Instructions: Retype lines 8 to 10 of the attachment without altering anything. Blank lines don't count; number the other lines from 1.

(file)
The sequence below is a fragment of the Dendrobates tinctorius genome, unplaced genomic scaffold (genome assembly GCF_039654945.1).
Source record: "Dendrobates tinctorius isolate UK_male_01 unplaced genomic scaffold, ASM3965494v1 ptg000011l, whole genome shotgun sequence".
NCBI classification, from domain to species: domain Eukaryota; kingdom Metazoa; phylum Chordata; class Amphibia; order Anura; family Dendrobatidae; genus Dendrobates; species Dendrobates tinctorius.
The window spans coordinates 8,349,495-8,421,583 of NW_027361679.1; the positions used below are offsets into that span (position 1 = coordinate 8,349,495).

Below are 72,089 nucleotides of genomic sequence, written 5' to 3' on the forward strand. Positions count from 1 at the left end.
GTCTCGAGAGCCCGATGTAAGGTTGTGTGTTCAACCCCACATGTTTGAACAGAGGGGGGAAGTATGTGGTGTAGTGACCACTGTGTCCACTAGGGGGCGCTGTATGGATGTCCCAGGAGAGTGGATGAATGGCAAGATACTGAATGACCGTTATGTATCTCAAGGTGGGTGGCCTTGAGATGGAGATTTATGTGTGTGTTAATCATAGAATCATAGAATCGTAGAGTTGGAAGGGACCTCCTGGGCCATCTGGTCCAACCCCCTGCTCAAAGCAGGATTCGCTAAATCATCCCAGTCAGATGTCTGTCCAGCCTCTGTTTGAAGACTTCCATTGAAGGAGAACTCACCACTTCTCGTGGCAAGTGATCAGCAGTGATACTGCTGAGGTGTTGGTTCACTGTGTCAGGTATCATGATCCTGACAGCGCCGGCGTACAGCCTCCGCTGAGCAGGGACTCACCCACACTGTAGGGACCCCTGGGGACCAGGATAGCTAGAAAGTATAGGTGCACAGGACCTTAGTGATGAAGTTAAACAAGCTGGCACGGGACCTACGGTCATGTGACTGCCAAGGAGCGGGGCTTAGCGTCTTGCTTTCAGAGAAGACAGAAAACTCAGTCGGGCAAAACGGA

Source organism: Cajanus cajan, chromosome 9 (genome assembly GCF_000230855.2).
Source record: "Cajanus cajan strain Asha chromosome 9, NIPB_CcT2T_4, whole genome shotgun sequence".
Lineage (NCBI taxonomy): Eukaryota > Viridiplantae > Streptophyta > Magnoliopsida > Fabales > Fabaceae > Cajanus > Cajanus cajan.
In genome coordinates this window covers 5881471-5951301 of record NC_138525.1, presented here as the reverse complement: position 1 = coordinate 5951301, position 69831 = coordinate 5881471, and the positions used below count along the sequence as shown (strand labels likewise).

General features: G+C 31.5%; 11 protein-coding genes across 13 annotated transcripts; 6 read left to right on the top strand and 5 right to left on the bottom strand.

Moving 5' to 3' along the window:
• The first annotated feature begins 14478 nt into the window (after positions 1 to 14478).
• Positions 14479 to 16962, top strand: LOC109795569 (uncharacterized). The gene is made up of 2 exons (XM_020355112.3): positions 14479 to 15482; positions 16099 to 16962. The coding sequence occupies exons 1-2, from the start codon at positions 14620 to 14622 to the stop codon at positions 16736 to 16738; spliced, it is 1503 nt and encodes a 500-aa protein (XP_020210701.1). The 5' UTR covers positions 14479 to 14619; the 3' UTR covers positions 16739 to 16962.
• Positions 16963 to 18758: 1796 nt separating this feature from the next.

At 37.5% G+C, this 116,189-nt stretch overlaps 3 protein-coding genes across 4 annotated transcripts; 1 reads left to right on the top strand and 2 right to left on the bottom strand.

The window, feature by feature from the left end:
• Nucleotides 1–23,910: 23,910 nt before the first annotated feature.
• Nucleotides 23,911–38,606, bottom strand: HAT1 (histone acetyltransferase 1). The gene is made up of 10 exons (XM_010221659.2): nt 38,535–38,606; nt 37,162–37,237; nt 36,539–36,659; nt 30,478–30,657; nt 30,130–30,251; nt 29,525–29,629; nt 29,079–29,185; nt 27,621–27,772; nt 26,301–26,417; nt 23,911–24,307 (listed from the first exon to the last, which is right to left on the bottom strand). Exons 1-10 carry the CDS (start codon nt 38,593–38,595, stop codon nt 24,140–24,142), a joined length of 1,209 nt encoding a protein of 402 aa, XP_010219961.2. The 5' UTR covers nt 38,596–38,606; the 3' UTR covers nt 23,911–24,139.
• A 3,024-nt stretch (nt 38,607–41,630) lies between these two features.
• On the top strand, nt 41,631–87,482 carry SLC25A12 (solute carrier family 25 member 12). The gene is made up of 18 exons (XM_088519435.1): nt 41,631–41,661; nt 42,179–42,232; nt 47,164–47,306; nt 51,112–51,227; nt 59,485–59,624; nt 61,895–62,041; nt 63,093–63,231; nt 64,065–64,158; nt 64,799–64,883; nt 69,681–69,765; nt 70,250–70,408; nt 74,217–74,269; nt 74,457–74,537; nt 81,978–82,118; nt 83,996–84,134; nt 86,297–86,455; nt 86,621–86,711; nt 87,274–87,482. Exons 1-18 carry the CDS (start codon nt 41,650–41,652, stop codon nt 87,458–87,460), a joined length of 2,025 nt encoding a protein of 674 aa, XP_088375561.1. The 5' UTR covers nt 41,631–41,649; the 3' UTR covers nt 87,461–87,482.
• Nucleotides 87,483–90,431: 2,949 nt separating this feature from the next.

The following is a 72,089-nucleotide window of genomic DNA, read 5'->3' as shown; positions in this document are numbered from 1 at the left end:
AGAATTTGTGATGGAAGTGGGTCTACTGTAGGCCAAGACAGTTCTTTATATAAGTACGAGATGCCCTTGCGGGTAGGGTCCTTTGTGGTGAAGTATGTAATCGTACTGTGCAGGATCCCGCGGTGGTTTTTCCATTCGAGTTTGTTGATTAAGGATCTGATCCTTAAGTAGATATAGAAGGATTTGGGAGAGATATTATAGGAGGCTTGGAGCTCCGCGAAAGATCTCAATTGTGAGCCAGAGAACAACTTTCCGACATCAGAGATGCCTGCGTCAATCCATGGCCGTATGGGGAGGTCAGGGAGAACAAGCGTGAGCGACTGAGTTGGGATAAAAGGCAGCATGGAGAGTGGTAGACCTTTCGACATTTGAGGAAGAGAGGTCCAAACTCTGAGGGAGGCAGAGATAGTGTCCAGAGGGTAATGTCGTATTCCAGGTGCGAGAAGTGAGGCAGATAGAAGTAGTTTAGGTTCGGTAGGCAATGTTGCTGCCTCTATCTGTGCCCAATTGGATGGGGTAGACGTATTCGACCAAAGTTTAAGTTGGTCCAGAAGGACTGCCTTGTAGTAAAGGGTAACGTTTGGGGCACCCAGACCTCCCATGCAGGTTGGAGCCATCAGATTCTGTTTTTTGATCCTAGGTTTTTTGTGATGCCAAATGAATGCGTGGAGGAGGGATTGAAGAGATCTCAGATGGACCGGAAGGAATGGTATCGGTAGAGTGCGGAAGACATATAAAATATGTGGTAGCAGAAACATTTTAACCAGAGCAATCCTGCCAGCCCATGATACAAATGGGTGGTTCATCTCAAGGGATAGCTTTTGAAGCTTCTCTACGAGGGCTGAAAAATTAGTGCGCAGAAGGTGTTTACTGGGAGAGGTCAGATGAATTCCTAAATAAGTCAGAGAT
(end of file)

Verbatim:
Source record: "Cajanus cajan strain Asha chromosome 9, NIPB_CcT2T_4, whole genome shotgun sequence".
Lineage (NCBI taxonomy): Eukaryota > Viridiplantae > Streptophyta > Magnoliopsida > Fabales > Fabaceae > Cajanus > Cajanus cajan.
In genome coordinates this window covers 5881471-5951301 of record NC_138525.1, presented here as the reverse complement: position 1 = coordinate 5951301, position 69831 = coordinate 5881471, and the positions used below count along the sequence as shown (strand labels likewise).